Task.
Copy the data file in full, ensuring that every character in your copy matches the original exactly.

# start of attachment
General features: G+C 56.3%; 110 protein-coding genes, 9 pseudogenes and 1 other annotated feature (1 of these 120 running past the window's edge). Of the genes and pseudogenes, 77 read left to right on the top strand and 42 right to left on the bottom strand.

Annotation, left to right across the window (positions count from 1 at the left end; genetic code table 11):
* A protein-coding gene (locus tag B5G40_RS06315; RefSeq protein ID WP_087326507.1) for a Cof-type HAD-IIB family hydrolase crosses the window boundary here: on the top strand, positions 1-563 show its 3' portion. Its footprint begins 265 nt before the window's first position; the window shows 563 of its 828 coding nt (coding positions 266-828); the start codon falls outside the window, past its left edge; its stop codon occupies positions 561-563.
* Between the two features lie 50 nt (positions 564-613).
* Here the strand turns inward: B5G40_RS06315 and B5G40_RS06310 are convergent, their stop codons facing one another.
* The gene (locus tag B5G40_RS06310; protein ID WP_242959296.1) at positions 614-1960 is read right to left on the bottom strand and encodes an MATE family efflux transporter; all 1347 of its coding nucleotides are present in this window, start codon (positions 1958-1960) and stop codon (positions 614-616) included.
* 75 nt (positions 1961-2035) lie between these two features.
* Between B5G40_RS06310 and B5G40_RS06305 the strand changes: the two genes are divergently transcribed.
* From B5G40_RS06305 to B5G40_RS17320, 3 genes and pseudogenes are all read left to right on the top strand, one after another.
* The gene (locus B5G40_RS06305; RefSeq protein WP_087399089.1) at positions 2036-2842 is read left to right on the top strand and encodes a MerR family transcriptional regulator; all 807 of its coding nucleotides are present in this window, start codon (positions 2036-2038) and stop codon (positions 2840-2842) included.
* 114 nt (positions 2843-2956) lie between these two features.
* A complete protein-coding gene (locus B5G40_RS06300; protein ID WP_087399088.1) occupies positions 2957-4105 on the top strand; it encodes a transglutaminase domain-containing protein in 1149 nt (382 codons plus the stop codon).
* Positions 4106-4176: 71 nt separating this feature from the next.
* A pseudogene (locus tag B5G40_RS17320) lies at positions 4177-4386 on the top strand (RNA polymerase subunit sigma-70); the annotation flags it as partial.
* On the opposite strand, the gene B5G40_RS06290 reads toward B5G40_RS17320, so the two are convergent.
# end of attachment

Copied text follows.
General features: G+C 56.3%; 110 protein-coding genes, 9 pseudogenes and 1 other annotated feature (1 of these 120 running past the window's edge). Of the genes and pseudogenes, 77 read left to right on the top strand and 42 right to left on the bottom strand.

Annotation, left to right across the window (positions count from 1 at the left end; genetic code table 11):
* A protein-coding gene (locus tag B5G40_RS06315; RefSeq protein ID WP_087326507.1) for a Cof-type HAD-IIB family hydrolase crosses the window boundary here: on the top strand, positions 1-563 show its 3' portion. Its footprint begins 265 nt before the window's first position; the window shows 563 of its 828 coding nt (coding positions 266-828); the start codon falls outside the window, past its left edge; its stop codon occupies positions 561-563.
* Between the two features lie 50 nt (positions 564-613).
* Here the strand turns inward: B5G40_RS06315 and B5G40_RS06310 are convergent, their stop codons facing one another.
* The gene (locus tag B5G40_RS06310; protein ID WP_242959296.1) at positions 614-1960 is read right to left on the bottom strand and encodes an MATE family efflux transporter; all 1347 of its coding nucleotides are present in this window, start codon (positions 1958-1960) and stop codon (positions 614-616) included.
* 75 nt (positions 1961-2035) lie between these two features.
* Between B5G40_RS06310 and B5G40_RS06305 the strand changes: the two genes are divergently transcribed.
* From B5G40_RS06305 to B5G40_RS17320, 3 genes and pseudogenes are all read left to right on the top strand, one after another.
* The gene (locus B5G40_RS06305; RefSeq protein WP_087399089.1) at positions 2036-2842 is read left to right on the top strand and encodes a MerR family transcriptional regulator; all 807 of its coding nucleotides are present in this window, start codon (positions 2036-2038) and stop codon (positions 2840-2842) included.
* 114 nt (positions 2843-2956) lie between these two features.
* A complete protein-coding gene (locus B5G40_RS06300; protein ID WP_087399088.1) occupies positions 2957-4105 on the top strand; it encodes a transglutaminase domain-containing protein in 1149 nt (382 codons plus the stop codon).
* Positions 4106-4176: 71 nt separating this feature from the next.
* A pseudogene (locus tag B5G40_RS17320) lies at positions 4177-4386 on the top strand (RNA polymerase subunit sigma-70); the annotation flags it as partial.
* On the opposite strand, the gene B5G40_RS06290 reads toward B5G40_RS17320, so the two are convergent.